While fast fashion may be the easier option, it’s not the environmentally friendly one. The manufacturing of cheap clothing leads to high consumption rates and the exploitation of factory workers.

But designers across Canada are beginning to turn to eco-friendly options, making it easier for consumers to shop consciously.

VOILÀ Designs, located in south Osborne, is one Winnipeg-based clothing store specializing in sustainable, slow fashion. Andréanne Dandeneau owns the Métis clothing label. In the back of the showroom, rows of fair trade, organic textiles rest on shelves between sewing machines and other equipment.

Dandeneau says the fabrics she uses are either bamboo-derived or organic cotton. They are also knit and dyed in Toronto before being shipped back to Winnipeg. Dandeneau’s seamstress then cuts and sews each piece in-store.

“Slow fashion is buying local,” Dandeneau said. “Some designers Winnipeg may not use organic cotton or bamboo, but producing small runs reduces their carbon footprints.”

Eco-friendly alternatives have been part of Dandeneau’s life since she was a child.

“I was brought up not buying a lot,” Dandeneau said. “My mom said, ‘If you’re going to want to do something with your life, make sure you help people.’ So I asked myself, ‘How do I help the world in a way that it’s okay to make more stuff?’ That’s how I decided to keep my line eco-friendly.”

Dandeneau isn’t sure if similar questions are asked of this generation, but talking about it may lead to more people listening.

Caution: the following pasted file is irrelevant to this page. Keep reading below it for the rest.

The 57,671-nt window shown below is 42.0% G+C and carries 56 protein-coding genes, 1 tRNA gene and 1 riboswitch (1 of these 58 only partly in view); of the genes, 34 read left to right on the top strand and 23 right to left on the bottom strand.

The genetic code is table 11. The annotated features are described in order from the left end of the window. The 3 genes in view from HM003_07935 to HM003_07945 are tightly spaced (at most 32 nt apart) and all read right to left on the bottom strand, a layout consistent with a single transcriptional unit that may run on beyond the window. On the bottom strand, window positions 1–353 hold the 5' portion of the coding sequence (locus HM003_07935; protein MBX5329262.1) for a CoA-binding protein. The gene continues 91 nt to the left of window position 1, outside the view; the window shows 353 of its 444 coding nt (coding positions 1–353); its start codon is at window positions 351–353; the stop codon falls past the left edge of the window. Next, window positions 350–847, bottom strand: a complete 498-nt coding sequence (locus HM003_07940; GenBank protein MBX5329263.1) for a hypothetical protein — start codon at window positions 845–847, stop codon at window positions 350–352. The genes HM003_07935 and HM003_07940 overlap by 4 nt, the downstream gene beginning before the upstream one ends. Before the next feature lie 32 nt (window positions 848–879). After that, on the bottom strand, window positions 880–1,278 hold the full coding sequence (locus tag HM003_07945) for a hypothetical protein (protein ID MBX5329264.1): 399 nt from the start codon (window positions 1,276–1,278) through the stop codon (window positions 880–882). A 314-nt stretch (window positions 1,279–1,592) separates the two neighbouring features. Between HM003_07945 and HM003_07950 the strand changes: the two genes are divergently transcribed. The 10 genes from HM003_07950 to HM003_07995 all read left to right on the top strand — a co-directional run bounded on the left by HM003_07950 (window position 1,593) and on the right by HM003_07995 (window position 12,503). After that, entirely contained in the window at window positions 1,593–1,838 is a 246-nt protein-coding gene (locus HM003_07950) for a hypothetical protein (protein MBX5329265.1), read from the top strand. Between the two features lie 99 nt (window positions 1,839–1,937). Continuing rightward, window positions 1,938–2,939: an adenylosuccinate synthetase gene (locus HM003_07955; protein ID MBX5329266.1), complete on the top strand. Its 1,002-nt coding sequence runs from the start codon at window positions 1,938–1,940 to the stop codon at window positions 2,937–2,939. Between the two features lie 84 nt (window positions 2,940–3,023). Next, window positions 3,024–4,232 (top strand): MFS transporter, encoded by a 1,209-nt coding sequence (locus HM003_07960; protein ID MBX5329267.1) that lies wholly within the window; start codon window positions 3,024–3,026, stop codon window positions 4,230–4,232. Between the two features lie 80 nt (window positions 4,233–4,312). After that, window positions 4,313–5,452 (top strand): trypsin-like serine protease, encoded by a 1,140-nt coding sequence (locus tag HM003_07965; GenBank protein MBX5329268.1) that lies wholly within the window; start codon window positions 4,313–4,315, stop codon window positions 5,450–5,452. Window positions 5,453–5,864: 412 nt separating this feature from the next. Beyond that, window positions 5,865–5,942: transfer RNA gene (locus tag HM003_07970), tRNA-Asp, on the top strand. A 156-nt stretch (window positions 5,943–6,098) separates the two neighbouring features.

“Conversations start and then you begin asking your own questions,” Dandeneau said.

With sustainable options becoming more popular and readily available, it’s clear the minimalist movement has begun to take over the wardrobe.


Life Lessons at the End of My First-Year of CreComm

Well, my first-year of CreComm has come to an end. I can’t get over how fast it went by. I also can’t get over how much I learned in eight short months. Here are five things I took away from this year:

1. Progress is not linear – In first semester, I found myself growing increasingly frustrated with my progress, specifically in journalism, because I knew it was what I wanted to major in. I thought it would be “easy” (ha!) and I would immediately catch on to how to write an awesome story (ha! x2). I still feel like I’m a terrible journalist, but I do know I’ve gotten better which, at the end of the day, is all that matters. Remember: you’re improving even when you don’t see it yourself.